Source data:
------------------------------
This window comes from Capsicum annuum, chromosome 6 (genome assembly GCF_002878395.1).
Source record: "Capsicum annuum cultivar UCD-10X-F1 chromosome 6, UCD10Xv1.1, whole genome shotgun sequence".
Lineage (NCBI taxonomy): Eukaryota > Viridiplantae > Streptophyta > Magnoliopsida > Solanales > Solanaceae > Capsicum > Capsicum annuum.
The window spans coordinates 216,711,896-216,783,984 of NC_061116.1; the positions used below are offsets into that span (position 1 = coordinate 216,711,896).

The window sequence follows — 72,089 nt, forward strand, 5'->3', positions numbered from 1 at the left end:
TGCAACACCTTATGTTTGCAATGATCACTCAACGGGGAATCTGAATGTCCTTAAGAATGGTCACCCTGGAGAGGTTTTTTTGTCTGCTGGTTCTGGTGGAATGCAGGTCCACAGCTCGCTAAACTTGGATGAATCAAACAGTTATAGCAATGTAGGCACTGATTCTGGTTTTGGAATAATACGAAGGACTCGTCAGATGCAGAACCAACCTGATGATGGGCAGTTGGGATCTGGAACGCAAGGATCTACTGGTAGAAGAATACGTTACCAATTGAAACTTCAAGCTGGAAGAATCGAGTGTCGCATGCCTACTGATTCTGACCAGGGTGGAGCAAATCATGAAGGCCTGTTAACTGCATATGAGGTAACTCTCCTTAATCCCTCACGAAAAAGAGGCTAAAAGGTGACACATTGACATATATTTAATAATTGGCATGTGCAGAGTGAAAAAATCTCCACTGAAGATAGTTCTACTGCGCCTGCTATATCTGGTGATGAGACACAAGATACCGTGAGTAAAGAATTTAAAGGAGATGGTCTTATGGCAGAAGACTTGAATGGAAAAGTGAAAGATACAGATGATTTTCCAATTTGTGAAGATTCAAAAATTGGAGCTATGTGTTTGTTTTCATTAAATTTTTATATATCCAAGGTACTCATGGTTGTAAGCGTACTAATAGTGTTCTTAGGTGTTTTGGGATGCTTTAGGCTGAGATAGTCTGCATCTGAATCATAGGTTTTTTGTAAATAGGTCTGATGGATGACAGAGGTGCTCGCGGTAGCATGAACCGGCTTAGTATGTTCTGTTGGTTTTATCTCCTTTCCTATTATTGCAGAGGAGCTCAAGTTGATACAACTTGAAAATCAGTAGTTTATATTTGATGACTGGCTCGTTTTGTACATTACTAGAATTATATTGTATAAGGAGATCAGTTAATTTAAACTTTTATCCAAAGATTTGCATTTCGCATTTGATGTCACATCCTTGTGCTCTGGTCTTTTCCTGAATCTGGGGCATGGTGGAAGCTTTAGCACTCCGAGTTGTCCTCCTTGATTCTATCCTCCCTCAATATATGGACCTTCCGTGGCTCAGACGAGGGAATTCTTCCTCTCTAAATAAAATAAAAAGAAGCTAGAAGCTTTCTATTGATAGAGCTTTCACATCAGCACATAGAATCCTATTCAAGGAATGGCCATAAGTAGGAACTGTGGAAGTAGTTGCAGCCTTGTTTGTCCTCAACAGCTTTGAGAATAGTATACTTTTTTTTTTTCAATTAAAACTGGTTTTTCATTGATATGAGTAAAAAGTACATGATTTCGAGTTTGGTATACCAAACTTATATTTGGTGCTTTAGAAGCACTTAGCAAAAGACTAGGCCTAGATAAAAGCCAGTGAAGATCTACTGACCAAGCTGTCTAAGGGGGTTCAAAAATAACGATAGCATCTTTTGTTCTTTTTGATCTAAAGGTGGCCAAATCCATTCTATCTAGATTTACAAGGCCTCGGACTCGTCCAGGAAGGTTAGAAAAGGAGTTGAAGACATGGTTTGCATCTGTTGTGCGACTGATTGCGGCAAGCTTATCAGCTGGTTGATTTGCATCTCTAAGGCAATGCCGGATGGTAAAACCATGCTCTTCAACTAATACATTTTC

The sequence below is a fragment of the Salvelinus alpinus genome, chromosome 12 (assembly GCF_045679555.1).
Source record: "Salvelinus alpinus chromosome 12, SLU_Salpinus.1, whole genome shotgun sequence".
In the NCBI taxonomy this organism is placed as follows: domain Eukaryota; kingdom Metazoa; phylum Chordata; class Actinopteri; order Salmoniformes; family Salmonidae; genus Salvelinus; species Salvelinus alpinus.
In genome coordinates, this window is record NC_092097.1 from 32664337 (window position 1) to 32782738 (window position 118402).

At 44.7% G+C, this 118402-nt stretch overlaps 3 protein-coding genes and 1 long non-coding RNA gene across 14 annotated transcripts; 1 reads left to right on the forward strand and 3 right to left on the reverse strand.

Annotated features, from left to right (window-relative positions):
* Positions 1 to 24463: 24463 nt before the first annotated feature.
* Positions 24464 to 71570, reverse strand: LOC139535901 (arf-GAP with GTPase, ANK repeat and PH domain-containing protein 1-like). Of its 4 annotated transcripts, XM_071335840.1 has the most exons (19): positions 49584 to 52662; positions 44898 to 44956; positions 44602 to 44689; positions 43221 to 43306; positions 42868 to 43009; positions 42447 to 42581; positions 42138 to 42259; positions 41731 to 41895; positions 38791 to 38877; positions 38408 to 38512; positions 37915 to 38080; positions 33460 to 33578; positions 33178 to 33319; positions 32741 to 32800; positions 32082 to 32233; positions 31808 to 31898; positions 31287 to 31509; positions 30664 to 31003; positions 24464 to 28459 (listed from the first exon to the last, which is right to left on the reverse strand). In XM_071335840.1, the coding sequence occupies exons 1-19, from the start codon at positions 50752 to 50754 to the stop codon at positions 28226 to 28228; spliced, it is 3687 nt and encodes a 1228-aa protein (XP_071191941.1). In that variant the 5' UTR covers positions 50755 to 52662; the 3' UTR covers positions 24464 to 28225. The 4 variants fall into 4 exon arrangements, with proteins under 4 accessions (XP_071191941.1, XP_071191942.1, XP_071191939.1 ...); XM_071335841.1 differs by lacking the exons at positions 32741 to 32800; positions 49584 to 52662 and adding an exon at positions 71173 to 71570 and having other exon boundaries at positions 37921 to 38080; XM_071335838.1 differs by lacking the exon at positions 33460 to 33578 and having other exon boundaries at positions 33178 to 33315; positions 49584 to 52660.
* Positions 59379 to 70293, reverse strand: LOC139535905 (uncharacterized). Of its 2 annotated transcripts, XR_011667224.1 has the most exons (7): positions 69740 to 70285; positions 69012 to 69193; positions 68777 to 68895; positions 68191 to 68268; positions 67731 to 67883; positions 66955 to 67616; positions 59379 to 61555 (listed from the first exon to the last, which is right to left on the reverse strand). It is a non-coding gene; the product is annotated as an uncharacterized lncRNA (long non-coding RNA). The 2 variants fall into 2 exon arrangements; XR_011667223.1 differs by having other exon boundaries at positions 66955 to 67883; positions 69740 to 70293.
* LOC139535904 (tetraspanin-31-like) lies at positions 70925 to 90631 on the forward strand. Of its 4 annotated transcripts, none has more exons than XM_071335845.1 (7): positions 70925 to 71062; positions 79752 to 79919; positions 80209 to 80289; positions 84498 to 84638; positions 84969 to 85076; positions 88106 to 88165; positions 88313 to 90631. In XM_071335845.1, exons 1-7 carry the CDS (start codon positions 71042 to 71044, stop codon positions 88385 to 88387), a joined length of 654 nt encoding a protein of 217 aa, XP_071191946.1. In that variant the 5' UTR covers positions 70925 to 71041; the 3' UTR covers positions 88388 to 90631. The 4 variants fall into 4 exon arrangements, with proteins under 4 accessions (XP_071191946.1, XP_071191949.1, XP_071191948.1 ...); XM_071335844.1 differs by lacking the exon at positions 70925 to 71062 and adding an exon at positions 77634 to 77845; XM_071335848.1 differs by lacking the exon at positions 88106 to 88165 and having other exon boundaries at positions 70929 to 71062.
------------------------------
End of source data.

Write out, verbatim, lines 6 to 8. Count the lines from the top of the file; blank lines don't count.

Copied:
TGCAACACCTTATGTTTGCAATGATCACTCAACGGGGAATCTGAATGTCCTTAAGAATGGTCACCCTGGAGAGGTTTTTTTGTCTGCTGGTTCTGGTGGAATGCAGGTCCACAGCTCGCTAAACTTGGATGAATCAAACAGTTATAGCAATGTAGGCACTGATTCTGGTTTTGGAATAATACGAAGGACTCGTCAGATGCAGAACCAACCTGATGATGGGCAGTTGGGATCTGGAACGCAAGGATCTACTGGTAGAAGAATACGTTACCAATTGAAACTTCAAGCTGGAAGAATCGAGTGTCGCATGCCTACTGATTCTGACCAGGGTGGAGCAAATCATGAAGGCCTGTTAACTGCATATGAGGTAACTCTCCTTAATCCCTCACGAAAAAGAGGCTAAAAGGTGACACATTGACATATATTTAATAATTGGCATGTGCAGAGTGAAAAAATCTCCACTGAAGATAGTTCTACTGCGCCTGCTATATCTGGTGATGAGACACAAGATACCGTGAGTAAAGAATTTAAAGGAGATGGTCTTATGGCAGAAGACTTGAATGGAAAAGTGAAAGATACAGATGATTTTCCAATTTGTGAAGATTCAAAAATTGGAGCTATGTGTTTGTTTTCATTAAATTTTTATATATCCAAGGTACTCATGGTTGTAAGCGTACTAATAGTGTTCTTAGGTGTTTTGGGATGCTTTAGGCTGAGATAGTCTGCATCTGAATCATAGGTTTTTTGTAAATAGGTCTGATGGATGACAGAGGTGCTCGCGGTAGCATGAACCGGCTTAGTATGTTCTGTTGGTTTTATCTCCTTTCCTATTATTGCAGAGGAGCTCAAGTTGATACAACTTGAAAATCAGTAGTTTATATTTGATGACTGGCTCGTTTTGTACATTACTAGAATTATATTGTATAAGGAGATCAGTTAATTTAAACTTTTATCCAAAGATTTGCATTTCGCATTTGATGTCACATCCTTGTGCTCTGGTCTTTTCCTGAATCTGGGGCATGGTGGAAGCTTTAGCACTCCGAGTTGTCCTCCTTGATTCTATCCTCCCTCAATATATGGACCTTCCGTGGCTCAGACGAGGGAATTCTTCCTCTCTAAATAAAATAAAAAGAAGCTAGAAGCTTTCTATTGATAGAGCTTTCACATCAGCACATAGAATCCTATTCAAGGAATGGCCATAAGTAGGAACTGTGGAAGTAGTTGCAGCCTTGTTTGTCCTCAACAGCTTTGAGAATAGTATACTTTTTTTTTTTCAATTAAAACTGGTTTTTCATTGATATGAGTAAAAAGTACATGATTTCGAGTTTGGTATACCAAACTTATATTTGGTGCTTTAGAAGCACTTAGCAAAAGACTAGGCCTAGATAAAAGCCAGTGAAGATCTACTGACCAAGCTGTCTAAGGGGGTTCAAAAATAACGATAGCATCTTTTGTTCTTTTTGATCTAAAGGTGGCCAAATCCATTCTATCTAGATTTACAAGGCCTCGGACTCGTCCAGGAAGGTTAGAAAAGGAGTTGAAGACATGGTTTGCATCTGTTGTGCGACTGATTGCGGCAAGCTTATCAGCTGGTTGATTTGCATCTCTAAGGCAATGCCGGATGGTAAAACCATGCTCTTCAACTAATACATTTTC

The sequence below is a fragment of the Salvelinus alpinus genome, chromosome 12 (assembly GCF_045679555.1).
Source record: "Salvelinus alpinus chromosome 12, SLU_Salpinus.1, whole genome shotgun sequence".